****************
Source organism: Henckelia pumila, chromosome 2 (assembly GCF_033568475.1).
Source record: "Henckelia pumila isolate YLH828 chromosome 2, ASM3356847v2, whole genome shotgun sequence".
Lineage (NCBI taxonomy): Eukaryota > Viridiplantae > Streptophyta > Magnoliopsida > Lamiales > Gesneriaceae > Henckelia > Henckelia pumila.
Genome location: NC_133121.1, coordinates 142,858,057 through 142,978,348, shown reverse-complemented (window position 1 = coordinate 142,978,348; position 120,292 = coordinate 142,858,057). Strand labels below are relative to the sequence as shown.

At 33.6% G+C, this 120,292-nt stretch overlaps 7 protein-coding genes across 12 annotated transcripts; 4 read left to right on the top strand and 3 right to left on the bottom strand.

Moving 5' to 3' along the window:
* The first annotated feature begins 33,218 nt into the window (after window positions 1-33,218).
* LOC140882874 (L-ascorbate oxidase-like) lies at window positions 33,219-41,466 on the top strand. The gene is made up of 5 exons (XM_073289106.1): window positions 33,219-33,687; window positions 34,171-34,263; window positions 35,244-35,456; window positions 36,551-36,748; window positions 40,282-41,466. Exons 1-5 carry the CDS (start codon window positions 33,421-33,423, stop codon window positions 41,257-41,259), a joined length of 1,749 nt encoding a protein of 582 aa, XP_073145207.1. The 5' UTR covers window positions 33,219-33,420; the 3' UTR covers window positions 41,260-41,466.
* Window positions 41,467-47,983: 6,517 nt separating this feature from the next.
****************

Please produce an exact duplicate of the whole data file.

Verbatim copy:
Source organism: Henckelia pumila, chromosome 2 (assembly GCF_033568475.1).
Source record: "Henckelia pumila isolate YLH828 chromosome 2, ASM3356847v2, whole genome shotgun sequence".
Lineage (NCBI taxonomy): Eukaryota > Viridiplantae > Streptophyta > Magnoliopsida > Lamiales > Gesneriaceae > Henckelia > Henckelia pumila.
Genome location: NC_133121.1, coordinates 142,858,057 through 142,978,348, shown reverse-complemented (window position 1 = coordinate 142,978,348; position 120,292 = coordinate 142,858,057). Strand labels below are relative to the sequence as shown.

At 33.6% G+C, this 120,292-nt stretch overlaps 7 protein-coding genes across 12 annotated transcripts; 4 read left to right on the top strand and 3 right to left on the bottom strand.

Moving 5' to 3' along the window:
* The first annotated feature begins 33,218 nt into the window (after window positions 1-33,218).
* LOC140882874 (L-ascorbate oxidase-like) lies at window positions 33,219-41,466 on the top strand. The gene is made up of 5 exons (XM_073289106.1): window positions 33,219-33,687; window positions 34,171-34,263; window positions 35,244-35,456; window positions 36,551-36,748; window positions 40,282-41,466. Exons 1-5 carry the CDS (start codon window positions 33,421-33,423, stop codon window positions 41,257-41,259), a joined length of 1,749 nt encoding a protein of 582 aa, XP_073145207.1. The 5' UTR covers window positions 33,219-33,420; the 3' UTR covers window positions 41,260-41,466.
* Window positions 41,467-47,983: 6,517 nt separating this feature from the next.